Jamie Foxx-Gerard Butler stand-off punches up the gory Law Abiding Citizen

October 15, 2009 | Law Abiding Citizen Reviews

Before 1974’s Death Wish, which turned Charles Bronson from an obscure semi-heavy into a full-fledged action hero, Westerns were the genre that specialized in sagas about easygoing types turned vigilantes by fate and the vagaries of the legal system. But the Bronson franchise ushered in multiple variations on the theme, often starring actors you’d never quite envision blowing up cars and criminals—Kevin Bacon, say, or Jodie Foster.

F. Gary Gray’s Law Abiding Citizen takes the genre one step further, turning the Bronson figure into a vengeful mastermind while turning the film into a combination morality play and psychological chess match. Shot entirely in and around Philadelphia, Gray’s amped-up thriller completes the process by adding some courtroom theatrics and 21st century espionage and gadgetry to the mix. But the main thread revolves around the face-off between two compelling and uncomfortably similar figures.

Nick Rice (Jamie Foxx) is a brilliant attorney and legal pragmatist whose only concern is maintaining his 94 (or 95) percent conviction rate. Clyde Shelton (Gerard Butler) is a brains-behind-the-caper type who devises strategy scenarios for one of the movies’ many unnamed spy agencies. He’s presented as a covert genius, but his brainpower goes only so far—no farther, in fact, than his front door, which he opens like an idiot to home invaders who kill his wife and daughter and leave him concussed.

Busy building a career on plea bargains with little regard for the victims, Rice cuts a deal with one of the killers, not even caring whether he even got the right one. He soon learns Shelton isn’t the sort to answer a miscarriage of justice with a strongly worded letter to the editor. Instead, the retired weapons wizard retaliates with a brutally violent campaign designed not just to square things, but to expose the entire system’s corruption and ineptitude.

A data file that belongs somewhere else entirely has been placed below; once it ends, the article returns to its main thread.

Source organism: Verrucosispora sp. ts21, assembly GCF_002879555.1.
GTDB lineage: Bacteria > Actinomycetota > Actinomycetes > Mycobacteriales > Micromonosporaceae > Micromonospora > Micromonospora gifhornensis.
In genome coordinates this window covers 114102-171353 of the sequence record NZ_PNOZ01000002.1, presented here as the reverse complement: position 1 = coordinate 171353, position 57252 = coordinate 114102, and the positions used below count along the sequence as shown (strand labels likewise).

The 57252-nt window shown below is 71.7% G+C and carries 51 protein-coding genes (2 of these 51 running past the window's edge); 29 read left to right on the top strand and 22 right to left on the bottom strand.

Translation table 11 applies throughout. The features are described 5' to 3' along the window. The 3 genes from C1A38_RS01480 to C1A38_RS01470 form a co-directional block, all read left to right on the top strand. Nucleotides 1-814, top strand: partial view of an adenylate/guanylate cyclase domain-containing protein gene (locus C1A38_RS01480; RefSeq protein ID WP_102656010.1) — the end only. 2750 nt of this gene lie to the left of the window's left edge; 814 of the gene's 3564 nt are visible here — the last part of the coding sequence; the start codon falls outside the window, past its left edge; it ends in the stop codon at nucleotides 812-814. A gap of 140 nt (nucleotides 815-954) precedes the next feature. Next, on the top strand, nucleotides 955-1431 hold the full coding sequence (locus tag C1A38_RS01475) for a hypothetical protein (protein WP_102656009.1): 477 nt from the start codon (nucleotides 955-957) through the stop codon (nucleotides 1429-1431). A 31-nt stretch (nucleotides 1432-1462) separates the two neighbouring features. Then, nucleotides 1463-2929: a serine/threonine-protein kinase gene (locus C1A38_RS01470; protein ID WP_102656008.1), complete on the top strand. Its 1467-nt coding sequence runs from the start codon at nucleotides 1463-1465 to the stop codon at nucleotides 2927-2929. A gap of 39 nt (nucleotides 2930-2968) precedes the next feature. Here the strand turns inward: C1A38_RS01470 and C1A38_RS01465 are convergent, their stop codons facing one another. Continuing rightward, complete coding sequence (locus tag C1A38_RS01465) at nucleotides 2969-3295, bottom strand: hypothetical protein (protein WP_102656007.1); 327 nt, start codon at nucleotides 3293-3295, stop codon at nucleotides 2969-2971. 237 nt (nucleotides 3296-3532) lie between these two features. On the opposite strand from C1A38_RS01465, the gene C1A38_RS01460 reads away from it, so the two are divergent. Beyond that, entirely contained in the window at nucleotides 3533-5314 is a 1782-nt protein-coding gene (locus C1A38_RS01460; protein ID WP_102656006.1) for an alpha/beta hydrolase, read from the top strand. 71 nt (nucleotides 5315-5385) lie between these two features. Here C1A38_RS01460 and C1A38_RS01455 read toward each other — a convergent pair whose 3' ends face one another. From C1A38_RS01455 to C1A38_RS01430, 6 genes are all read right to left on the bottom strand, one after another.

Gray wisely makes both characters equally flawed and appealing, playing Butler’s wronged-family-man fury off Foxx’s callous self-assurance. Shelton’s a more caring family man than Rice, who routinely blows off his daughter’s cello recitals and spends the bulk of his time at the office or in court, and it’s impossible not to relish the remote-controlled paybacks the grieving father rigs for the baddest of the bad guys. But as he becomes consumed with his quest, he shifts our sympathies to Rice, whose most appealing quality is that he’s played by Jamie Foxx.

Concocted with gimmicky ruthlessness by screenwriter Kurt Wimmer, Law Abiding Citizen tries to have it both ways, exploring the extremes of vigilantism but exploiting them for thrills. But as he showed in the underrated Samuel L. Jackson-Kevin Spacey thriller The Negotiator, director Gray has a knack for action-movie theatrics that rely on character interaction and acting chemistry more than violent encounters and situations (although this has plenty of both). Among a good supporting cast, Viola Davis and Bruce McGill stand out in secondary roles. But ultimately it’s the clash between Butler and Foxx that makes Law Abiding Citizen juicier than expected. If nothing else, the grisly retribution doled out by Butler’s character should have attorneys everywhere more willing to go to trial.

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